The Myth of the Visual Learner

At the start of each school year, I used to have my students complete a quiz called, “What Kind of Smart Are You?” The students tallied their answers in each of eight categories to determine their own type of intelligence:

  • Nature smart (naturalist)
  • Music smart (musical-rhythmic)
  • Number/reasoning smart (logical-mathematical)
  • People smart (interpersonal)
  • Body smart (kinesthetic)
  • Word smart (linguistic)
  • Self-smart (intrapersonal/reflective)
  • Picture smart (visual/spatial)

The quiz was based on Howard Gardner’s research on multiple intelligences. As a class, we discussed how knowing each other’s intelligence(s) could help us better understand each other and work together. Like many teachers, I tried to tailor my lessons to the intelligences in my classroom, because I heard that it was important to teach to my students’ learning styles.

Imagine my confusion when, the other day, I googled “Gardner learning styles” and came to the headline: “Howard Gardner: ‘Multiple intelligences’ are not ‘learning styles.’” I am late to the discussion-that particular article is from 2013-but apparently the notion of “learning styles” has been largely disproven for a while now.

students reading a book

So what does current research say? Teaching strong visual learners with charts and strong kinesthetic learners with hands-on activities is problematic for several reasons:

  • Teaching to a student’s strength is not as effective as working with him on his weaknesses. (For more on this, see “Myth 18: Students Learn Best When Teaching Styles Are Matched to Their Learning Styles” in 50 Great Myths of Popular Psychology.)
  • Students need support challenging their weaknesses, rather than assistance avoiding them.
  • Students have learning preferences, but they are not always right about what actually works best for them.

Even knowing that the theory of teaching to specific “learning styles” has been debunked, I floundered for a bit when I came across this quote:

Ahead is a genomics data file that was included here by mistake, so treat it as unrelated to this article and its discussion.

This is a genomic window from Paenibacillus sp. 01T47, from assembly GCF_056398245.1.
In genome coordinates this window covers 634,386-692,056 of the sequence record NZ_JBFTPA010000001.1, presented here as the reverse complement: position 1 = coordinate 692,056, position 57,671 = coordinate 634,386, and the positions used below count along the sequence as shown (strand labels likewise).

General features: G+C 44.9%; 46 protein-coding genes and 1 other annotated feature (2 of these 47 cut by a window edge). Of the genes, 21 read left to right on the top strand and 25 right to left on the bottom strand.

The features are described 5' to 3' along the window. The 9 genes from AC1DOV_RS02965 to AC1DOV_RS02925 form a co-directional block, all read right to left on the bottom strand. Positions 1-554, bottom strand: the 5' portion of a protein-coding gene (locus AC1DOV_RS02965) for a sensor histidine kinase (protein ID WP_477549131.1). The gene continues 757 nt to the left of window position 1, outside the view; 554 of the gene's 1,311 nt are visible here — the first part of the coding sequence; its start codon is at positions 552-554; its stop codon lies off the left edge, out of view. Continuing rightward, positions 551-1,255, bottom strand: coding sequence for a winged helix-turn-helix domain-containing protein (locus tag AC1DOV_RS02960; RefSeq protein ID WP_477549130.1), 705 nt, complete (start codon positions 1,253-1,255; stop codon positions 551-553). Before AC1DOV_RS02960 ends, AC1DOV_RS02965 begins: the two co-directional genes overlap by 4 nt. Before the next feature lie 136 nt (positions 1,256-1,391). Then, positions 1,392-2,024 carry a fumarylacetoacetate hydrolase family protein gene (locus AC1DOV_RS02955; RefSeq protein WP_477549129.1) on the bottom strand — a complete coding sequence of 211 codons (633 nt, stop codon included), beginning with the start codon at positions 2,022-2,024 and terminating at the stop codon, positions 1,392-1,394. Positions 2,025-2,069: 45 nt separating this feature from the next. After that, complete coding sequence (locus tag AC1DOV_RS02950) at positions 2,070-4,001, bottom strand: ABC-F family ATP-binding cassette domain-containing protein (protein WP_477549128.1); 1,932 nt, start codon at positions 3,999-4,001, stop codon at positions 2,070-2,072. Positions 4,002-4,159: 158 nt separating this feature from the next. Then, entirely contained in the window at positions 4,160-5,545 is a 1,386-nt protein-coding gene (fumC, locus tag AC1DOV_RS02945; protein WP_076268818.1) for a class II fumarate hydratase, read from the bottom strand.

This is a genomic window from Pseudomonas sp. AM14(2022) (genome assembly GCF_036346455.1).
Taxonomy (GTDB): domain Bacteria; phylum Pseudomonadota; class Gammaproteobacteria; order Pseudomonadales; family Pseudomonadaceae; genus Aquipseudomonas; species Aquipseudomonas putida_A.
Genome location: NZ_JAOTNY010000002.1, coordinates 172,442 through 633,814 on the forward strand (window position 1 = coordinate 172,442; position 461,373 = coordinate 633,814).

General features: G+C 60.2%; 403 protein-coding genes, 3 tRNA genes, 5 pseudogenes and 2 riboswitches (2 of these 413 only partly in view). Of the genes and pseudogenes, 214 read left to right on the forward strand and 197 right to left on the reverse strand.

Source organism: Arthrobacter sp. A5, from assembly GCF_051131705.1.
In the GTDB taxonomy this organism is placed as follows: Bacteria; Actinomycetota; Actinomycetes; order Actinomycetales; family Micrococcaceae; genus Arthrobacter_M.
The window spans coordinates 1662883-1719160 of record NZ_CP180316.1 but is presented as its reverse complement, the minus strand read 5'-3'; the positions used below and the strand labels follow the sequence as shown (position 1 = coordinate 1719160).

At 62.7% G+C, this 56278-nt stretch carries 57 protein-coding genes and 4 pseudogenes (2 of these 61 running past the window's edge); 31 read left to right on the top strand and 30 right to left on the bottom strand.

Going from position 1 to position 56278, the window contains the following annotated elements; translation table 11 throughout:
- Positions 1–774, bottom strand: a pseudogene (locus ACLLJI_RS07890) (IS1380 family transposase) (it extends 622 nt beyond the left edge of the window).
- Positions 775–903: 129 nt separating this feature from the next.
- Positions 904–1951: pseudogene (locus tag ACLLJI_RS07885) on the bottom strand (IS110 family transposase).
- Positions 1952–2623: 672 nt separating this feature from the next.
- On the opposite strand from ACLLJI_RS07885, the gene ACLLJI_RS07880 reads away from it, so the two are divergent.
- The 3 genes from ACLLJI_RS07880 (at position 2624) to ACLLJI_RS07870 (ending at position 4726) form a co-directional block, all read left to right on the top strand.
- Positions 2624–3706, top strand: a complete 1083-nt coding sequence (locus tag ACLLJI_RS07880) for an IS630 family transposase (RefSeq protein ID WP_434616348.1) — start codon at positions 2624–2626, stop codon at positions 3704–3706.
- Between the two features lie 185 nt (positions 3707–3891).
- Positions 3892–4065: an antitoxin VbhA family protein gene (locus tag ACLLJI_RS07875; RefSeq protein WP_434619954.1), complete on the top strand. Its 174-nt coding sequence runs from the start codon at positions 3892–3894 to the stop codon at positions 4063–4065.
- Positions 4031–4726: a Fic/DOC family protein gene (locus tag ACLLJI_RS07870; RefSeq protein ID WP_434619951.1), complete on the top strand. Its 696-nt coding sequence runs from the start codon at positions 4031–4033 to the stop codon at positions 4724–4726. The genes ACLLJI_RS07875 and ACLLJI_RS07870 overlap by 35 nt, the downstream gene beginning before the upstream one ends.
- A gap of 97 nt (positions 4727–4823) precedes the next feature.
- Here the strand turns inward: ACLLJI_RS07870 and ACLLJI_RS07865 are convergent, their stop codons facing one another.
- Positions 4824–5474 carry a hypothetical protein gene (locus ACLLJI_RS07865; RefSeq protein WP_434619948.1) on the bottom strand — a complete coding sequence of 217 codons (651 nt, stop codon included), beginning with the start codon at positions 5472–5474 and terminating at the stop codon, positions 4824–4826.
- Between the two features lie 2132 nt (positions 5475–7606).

“Sometimes people speak about a ‘visual’ learner or an ‘auditory’ learner. The implication is that some people learn through their eyes, others through their ears. This notion is incoherent.”

Howard Gardner

For a moment, I thought, “Does this mean that no one is a visual learner?” Further research took me to the exact opposite conclusion. Practically everyone is a visual learner.

From infancy on, children study the objects and people around them. They work on visual-kinesthetic integration (hand/eye/body coordination). They learn language by listening to the people close to them. And they produce language when communicating with the adults who talk with them and read them stories. Fun fact: Children learn as many as 13,000 words by the time they are six, long before they are competent readers.

student with headphones and books

Around ages 5-7, children begin applying what they’ve learned at home to formal learning at school. Once children are basically fluent readers, they begin to learn not only from what they see and hear, but also from what they read.

The most amazing thing I discovered is that even people who are blind can be visual learners.

So, was I wrong to incorporate a range of learning styles into my lessons? Actually, it was the right thing to do, but for a different reason. All students learn better when the information is presented in a variety of ways.

Tell me, all you visual learners, what are you thinking now that you’ve seen all this?